Steve was 61-years-old and had slightly elevated hemoglobin A1C. It didn’t mean diabetes though the chronic condition could be imminent if he didn’t make changes in his activities. Ron was 52-years-old and had an elevated red blood cell count. It was likely a reaction to smoking and sleep apnea from obesity. He was also developing
Mr. Jones had congestive heart failure, COPD and other chronic health problems. He was doing a poor job of taking his many prescribed medications. He made weekly visits to the Emergency Room. While he had low health literacy, a visit to his home by a medical student helped explain the impact of his health determinants.
Sam’s lack of social support, inflexible employers, pain, fatigue and lack of affordable services makes it hard for him to keep his chronic conditions under control. Claire’s anxiety, inconsistent support, lack of affordable medicines, and lack of between-visit care has made it difficult to maintain her health. Dorothy experiences inadequately trained caregivers, loneliness, depression, aches,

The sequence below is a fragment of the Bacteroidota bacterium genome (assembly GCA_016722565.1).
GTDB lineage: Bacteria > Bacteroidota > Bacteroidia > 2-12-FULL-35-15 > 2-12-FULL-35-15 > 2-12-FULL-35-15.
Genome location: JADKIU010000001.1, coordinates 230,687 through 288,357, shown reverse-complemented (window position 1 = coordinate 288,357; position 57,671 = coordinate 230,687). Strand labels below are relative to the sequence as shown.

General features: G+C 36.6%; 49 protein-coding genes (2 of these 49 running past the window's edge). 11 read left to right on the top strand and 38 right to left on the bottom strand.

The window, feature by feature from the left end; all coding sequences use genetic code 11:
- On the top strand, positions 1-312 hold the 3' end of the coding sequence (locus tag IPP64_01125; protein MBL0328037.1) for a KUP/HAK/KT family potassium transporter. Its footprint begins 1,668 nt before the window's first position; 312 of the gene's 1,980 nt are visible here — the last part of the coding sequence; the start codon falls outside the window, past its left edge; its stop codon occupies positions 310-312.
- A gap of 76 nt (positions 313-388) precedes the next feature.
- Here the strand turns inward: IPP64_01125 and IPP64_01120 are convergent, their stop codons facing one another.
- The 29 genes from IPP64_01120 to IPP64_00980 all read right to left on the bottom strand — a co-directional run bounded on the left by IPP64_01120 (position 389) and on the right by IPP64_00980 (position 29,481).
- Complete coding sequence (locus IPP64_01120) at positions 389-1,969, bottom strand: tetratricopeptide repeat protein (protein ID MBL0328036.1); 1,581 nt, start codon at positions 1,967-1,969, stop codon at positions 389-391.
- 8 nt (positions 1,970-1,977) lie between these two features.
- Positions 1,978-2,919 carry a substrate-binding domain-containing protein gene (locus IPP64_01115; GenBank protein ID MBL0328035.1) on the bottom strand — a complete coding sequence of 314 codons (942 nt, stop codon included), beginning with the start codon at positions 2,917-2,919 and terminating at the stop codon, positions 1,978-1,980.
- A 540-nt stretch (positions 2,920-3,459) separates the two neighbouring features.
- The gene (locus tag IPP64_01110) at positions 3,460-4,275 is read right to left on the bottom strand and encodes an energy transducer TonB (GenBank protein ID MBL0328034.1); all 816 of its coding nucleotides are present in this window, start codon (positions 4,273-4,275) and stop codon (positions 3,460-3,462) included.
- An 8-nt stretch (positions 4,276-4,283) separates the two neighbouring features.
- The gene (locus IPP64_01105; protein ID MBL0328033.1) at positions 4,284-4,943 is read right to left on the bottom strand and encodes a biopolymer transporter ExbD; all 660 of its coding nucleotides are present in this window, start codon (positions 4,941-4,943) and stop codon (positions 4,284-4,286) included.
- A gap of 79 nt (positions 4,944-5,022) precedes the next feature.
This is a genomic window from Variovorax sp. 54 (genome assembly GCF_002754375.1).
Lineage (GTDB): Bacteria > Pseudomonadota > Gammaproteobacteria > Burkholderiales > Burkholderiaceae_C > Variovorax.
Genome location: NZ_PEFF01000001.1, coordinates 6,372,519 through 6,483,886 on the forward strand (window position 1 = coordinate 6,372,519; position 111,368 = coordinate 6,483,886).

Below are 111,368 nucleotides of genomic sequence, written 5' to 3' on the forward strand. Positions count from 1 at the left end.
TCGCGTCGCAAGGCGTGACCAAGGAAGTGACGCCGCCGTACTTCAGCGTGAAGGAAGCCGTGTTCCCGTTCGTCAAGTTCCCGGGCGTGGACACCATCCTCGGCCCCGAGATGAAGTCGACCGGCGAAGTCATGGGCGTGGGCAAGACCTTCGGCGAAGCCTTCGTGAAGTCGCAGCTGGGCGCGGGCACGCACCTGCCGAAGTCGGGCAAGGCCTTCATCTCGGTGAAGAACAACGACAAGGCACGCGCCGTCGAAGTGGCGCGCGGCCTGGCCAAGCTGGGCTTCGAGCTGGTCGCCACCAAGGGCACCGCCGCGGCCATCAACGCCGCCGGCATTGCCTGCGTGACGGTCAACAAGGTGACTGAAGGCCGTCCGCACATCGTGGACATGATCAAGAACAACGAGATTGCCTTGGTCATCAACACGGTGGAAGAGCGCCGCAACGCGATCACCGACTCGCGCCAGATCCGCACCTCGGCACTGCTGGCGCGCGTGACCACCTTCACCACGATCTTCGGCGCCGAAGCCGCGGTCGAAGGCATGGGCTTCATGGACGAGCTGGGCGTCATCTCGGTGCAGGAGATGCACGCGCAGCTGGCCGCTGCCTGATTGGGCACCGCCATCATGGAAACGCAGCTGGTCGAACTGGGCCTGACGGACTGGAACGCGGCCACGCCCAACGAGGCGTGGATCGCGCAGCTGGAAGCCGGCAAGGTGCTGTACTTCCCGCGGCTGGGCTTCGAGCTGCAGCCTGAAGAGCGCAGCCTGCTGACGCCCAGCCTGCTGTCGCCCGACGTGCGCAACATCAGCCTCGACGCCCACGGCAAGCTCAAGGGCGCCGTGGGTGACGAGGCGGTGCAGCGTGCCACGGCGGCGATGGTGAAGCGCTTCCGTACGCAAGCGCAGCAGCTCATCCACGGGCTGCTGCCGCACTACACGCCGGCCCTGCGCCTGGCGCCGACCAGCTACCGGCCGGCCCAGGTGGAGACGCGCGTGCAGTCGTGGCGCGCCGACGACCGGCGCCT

Three generations of family gather around a candle lit dinner of farm raised turkey, vegetable soup, corn, homemade bread and butter. The crackling fire provides warmth and comfort, helping them forget the sounds of the blustery winds and winter-like conditions outside. The adults each feel a sense of personal well-being. They have their health and
Stories can move us to tears, change our attitudes, opinions and behaviors. They even inspire us and change our brains, often for the better. Patient stories go beyond the statistics, quality measures, outcomes and cost to what makes us human: love, fear, anxiety, joy, sadness, dignity, pride, frustration and hope. Patient feelings, such as fear